• Rod says:

            “Ay, so much attitude in the comments on this post.”
            Yeah, quite something.

            We professional editors seem to be outnumbering the airline pilots here.
            Let’s start with JuliaZ’s concerns. There’s no easy way to be gender-neutral and graceful at the same time, but Patrick has always gone out of his way to make it clear that he isn’t forgetting female pilots. I also work the translating end of things and I can assure you that the fastest way to screw up perfectly good French is to make it “gender-neutral”.

            As for Jordan, he spares no effort to be aggressive, does he? “If English isn’t your first language (…) A little history lesson …”

            Lighten up, Captain.

  9. Tom Henderson says:

    I’m not a pilot, copilot, first officer, flight attendant, counter agent, mechanic, baggage handler, airport maintenance or a fast food server along the concourse. Just an occasional flier who enjoys your writing style and the original insights you provide.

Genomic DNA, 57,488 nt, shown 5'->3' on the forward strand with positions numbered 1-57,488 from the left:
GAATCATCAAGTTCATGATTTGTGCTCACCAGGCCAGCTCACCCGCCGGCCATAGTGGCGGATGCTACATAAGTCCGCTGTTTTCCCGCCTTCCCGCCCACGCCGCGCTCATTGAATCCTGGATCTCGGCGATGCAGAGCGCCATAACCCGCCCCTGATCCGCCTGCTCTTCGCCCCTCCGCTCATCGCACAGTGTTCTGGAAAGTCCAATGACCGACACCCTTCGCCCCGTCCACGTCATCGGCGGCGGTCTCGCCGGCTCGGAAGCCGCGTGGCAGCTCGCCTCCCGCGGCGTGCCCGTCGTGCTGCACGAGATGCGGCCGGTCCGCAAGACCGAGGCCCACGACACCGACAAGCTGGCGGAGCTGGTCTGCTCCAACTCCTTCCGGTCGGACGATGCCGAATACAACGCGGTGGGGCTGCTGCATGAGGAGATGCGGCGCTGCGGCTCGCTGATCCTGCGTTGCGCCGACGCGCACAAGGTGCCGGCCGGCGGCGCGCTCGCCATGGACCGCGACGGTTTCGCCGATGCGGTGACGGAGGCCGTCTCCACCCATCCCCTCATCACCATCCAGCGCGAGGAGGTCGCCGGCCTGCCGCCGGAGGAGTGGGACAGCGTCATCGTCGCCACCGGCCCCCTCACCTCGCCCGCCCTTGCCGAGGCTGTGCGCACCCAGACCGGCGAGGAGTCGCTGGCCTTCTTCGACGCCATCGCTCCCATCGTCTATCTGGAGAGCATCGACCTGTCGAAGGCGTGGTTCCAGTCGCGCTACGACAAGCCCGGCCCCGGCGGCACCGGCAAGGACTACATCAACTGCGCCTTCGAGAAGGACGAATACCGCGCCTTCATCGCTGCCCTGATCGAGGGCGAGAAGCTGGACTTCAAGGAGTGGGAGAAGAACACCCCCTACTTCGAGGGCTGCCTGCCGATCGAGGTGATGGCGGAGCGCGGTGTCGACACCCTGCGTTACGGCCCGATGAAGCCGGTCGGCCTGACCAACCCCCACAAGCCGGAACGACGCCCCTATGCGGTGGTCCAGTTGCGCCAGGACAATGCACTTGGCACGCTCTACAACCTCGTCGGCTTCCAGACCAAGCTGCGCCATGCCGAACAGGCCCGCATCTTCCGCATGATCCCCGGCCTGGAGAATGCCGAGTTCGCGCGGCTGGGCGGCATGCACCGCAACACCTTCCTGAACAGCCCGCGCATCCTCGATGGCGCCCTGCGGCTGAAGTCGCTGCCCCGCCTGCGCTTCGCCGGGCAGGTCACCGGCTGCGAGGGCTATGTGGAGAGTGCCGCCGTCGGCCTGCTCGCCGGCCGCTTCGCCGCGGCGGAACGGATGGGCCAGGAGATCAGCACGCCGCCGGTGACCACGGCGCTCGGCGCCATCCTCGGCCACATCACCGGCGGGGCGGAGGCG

You do a great job, Patrick. Don’t let the bastards get you down.

    • Patrick says:

      I somewhat agree with you Rusty. I concur that pilots tend to be highly observant and critical when on the job, in the cockpit, but I’m not certain how much this extends into the rest of their lives. For example, it always amazes me that some pilots can travel over and over and over again to the same foreign country, yet still have no idea what the correct name of the local currency is!

  10. Andrew says:

    Patrick-

    Been reading your column for years and love it. I have your first book and it explained everything to me so that when I fly now, I know what that
    “sound” was, etc. Don’t get bogged down with reading the comments folks leave. Some people just want to be negative.

  11. Jeff Latten says:

    How about this: the pilot is the one who is at the controls and actually flying the kite at the time under discussion, whether it’s the captain or the first officer or even a bold flight attendant?